Speed is a card game familiar to many people. (Some people may know it as Spit.) It’s a great game for students to work on forward and backward number sequences. This version of the game is from the book Teaching Number in the Classroom by Wright, Martland, Stafford, and Stanger, where it is called “Quick Draw Multiples.”
Materials: A numeral card deck containing four each of a sequence of 10 numbers. You might want students to work counting forward and backwards in the range of 1-10, 12-21, or you might want students to learn the multiples of a given number such as 4, 8, 12, 16, 20, 24, 28, 32, 36, 40.
How to Play:
This is a game for two players.
Place 15 cards in a stack in front of each player. These stacks are the draw piles for that player. The remaining cards are divided into two stacks and placed face down between the players. (Leave space between the stacks for cards to be turned over.) Each player draws 3 cards from their draw pile. Next, simultaneously turn over a card from the middle stacks. A play is made from players’ hand by placing the next numeral in the sequence, either forward or backward, on top of one of the turned up cards. Both players play at the same time, on either pile, and may make a series of plays, so long as the plays are made one card at a time. As cards are played the player replenishes their hand (3 at any one time) from the draw pile. If neither player can play a card, new starter cards are turned up. The first player to play all their cards is the winner!
It’s interesting to me that we place so much importance on children reciting the alphabet, when knowing the order of letters doesn’t really help a child read. It’s much more important for children to know the forward and backward sequences of numerals. These sequences actually help children do addition and subtraction. Learning the sequences for composite groups, such as counting by 2’s, 3’s, 4’s, etc. will help children solve multiplication and division problems.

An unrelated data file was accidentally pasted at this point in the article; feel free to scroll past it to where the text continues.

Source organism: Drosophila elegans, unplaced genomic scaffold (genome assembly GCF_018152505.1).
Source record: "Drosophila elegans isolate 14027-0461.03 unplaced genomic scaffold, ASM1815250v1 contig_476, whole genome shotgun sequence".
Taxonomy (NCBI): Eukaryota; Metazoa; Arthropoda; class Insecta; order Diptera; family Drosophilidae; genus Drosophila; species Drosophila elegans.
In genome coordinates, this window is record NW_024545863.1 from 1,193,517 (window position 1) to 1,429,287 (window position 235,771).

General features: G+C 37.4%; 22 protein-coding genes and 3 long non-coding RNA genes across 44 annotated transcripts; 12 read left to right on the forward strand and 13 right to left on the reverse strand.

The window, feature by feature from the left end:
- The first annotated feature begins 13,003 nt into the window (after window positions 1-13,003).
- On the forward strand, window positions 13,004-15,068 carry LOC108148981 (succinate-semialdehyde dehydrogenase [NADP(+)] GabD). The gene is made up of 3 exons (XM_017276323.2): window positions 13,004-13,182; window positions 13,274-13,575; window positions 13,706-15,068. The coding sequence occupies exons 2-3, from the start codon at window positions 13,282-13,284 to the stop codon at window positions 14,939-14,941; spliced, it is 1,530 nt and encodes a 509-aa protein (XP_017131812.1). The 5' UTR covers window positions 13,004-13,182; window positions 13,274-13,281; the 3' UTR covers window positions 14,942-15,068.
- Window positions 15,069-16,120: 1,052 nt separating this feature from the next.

Children need experiences saying the number word sequences verbally and ordering numerals. K-5 Math Teaching Resources http://www.k-5mathteachingresources.com/numeration-activities.html has some great activities for children to learn number sequences. One of my favorites on this page is “Build a Number Line” in Stage C. The game can be adapted for any series of 10 numerals including counting by 2’s, 3’s, 4’s, etc.
Many of the previous suggestions for using Leveled Books will also work for connecting math to read aloud time. Look for ways to connect math to any book you are reading to the class. I have a Pinterest board that shows math connections to books I read over the summer http://pinterest.com/DDibley/summer-reading-project/
There is a growing number of read aloud books with math themes. Here are a few sources for finding books related to math –
Barb Wollack, a literacy consultant, shared this strategy which combines literacy and math. She uses nickels and calls it a 50 cent summary, but depending on the money skills of your students you can change it to a 10 cent, $1.00, or $2.50 summary.
Materials needed: 10 coins, all the same, for each student. You can use pennies, nickels, dimes, or quarters.
Procedure: After reading a book, students get 10 coins to spend on making a summary of the story. Students push (or pull) a coin from their collection as they say each word of their summary. (“The kids helped Dad clean the house.” will cost 7 coins.) Students then determine how much money they spent making their summary. They can also write a subtraction problem to show how much money they have left.
We know how important it is for students to make connections when they are reading. In her book, Building Mathematical Comprehension (http://www.amazon.com/Building-Mathematical-Comprehension-Laney-Sammons/dp/1425807895), Laney Sammons says that students should also make connections when doing math. Barb Nelson, from the Printing and Graphics department in ISD 196, has created a visual that shows the kinds of math connections we want students to make.
Click below to download a PDF of the visual –
our circles of connections
- Math to my life – What are your students interested in? Use their names and interests when you present problems.
- Math to other math I know – Connect new learning to what students already know. It can be something as simple as, “if you know 1+1=2 then what does 1+2 equal?” “If you know there are 4 quarters in a dollar, then what is 4X25?”
- Math to the world and other subjects – Students often wonder, “When will I use this?” Ask students to be on the look out for math in Science, Social Studies, Health, etc. Have them ask their parents how they use math.